Sunday, January 2, 2011

Celebrating a Southern New Year

Happy New Year to everyone! May your New Year be filled with an abundance of love, laughter and creative inspiration!


Ringing in the New Year in the South is full of traditions. There are two dishes that MUST be included with the meal...

Collards or turnip greens, which represent all the green money you will receive for the New Year. The more you eat, the more you will receive.

and Black-eye Peas, which I was told represented your coins. However, other Southerners, such as my husband, believe that it represents your good luck for the year.

My husband was also told that you NEVER wash clothes on New Year's Day. It is believed that if you wash clothes on New Year's Day, you will be washing someone out of your life. We have also been told that you must have all Christmas decorations put away before New Year's Day or you will have bad luck all year. It is very common around this time of year to be asked, "Did you get your Christmas decorations down?" Southerners have many superstitions and even if others may think we are crazy...we just don't take any chances.
Case in point: I will never forget the day that I walked down to my great aunt's house to "visit for a spell" when I was a young girl. I could not get her to come to the front door, so I walked around to her back door and peering through her screen door I see her cooking something deliciously southern in her kitchen. I entered through the back door and we ended up in her front room chatting. After our visit, I get up and walk to the front door (which is the closest exit) to leave. She literally blocks my exit and insists that I cannot leave through that door. I asked, "Why not? I want to go home and the door is here." She becomes even more insistent and proclaims that I am NOT to leave through that door and I MUST go out the back door. I remember being so confused and after arriving home I tell my mom that she was acting weird and would not allow me to leave through her front door. My mom then laughs explaining to me the old superstition that you must always exit the same door that you enter. At that moment in my life, I learned that for some, these old southern beliefs are wholeheartedly believed and followed. As for me, I say...pass me those collards and black-eyed peas with a few dashes of green pepper sauce and cornbread on the side...because this southern lady is not taking any chances!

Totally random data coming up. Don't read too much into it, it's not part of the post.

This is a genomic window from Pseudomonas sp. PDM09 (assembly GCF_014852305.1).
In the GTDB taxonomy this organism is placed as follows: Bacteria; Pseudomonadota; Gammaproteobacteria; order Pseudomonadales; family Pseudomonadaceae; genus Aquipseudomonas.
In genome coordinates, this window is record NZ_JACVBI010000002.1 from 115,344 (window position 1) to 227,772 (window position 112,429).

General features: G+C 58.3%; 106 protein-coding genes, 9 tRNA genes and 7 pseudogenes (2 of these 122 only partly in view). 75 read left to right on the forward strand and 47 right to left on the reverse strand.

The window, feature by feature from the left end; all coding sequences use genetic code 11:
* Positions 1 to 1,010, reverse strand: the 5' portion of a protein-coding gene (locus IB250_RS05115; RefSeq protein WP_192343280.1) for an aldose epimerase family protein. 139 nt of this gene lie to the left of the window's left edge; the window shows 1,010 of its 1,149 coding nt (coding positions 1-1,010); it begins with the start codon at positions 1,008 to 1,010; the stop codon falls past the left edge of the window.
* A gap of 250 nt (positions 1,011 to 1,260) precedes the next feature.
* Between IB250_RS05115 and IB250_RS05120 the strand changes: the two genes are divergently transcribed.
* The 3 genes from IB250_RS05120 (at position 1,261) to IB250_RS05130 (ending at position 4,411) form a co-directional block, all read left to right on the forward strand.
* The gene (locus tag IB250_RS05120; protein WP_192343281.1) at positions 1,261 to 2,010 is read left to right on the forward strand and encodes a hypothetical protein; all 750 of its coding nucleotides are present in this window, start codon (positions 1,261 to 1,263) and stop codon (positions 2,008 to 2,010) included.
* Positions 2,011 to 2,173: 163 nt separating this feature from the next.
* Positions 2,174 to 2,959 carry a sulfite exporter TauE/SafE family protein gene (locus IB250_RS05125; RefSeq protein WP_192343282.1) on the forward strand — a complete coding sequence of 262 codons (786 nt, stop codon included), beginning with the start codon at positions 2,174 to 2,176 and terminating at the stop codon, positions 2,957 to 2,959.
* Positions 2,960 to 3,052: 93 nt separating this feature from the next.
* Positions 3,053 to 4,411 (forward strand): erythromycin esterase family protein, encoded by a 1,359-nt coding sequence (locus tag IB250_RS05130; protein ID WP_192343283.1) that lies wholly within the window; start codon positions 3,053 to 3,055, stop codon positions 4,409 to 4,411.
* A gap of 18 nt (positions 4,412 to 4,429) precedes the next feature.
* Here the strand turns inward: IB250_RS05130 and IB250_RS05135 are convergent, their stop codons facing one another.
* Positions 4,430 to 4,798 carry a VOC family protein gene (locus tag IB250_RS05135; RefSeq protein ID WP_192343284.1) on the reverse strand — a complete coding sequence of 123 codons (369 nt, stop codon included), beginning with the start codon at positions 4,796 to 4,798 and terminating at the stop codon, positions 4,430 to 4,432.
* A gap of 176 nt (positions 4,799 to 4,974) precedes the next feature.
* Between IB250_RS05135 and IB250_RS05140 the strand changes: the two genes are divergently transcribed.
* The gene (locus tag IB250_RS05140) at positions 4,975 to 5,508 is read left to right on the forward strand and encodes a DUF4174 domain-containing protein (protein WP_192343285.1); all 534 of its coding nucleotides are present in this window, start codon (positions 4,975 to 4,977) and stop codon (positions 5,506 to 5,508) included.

1. I always heard that eating black eyed peas was for luck. Never heard the coins superstition. I may have washed my clothes on Saturday. I can't remember. But I know I had my decorations gone before New Year's eve. No superstition, just don't like clutter. Great post on customs and superstitions. And since I'm so late getting here, Happy Belated New Year.

  2. Love the look of the "greens" have never had either dish before but they look good. In the UK you have to have your decorations down by twelfth night the 6th Jan or its bad luck. The door superstition I had heard before but the one I know is if you go out of another door you could end up with ginger twins. lol
    Thanks for the comment and a great swap piece.



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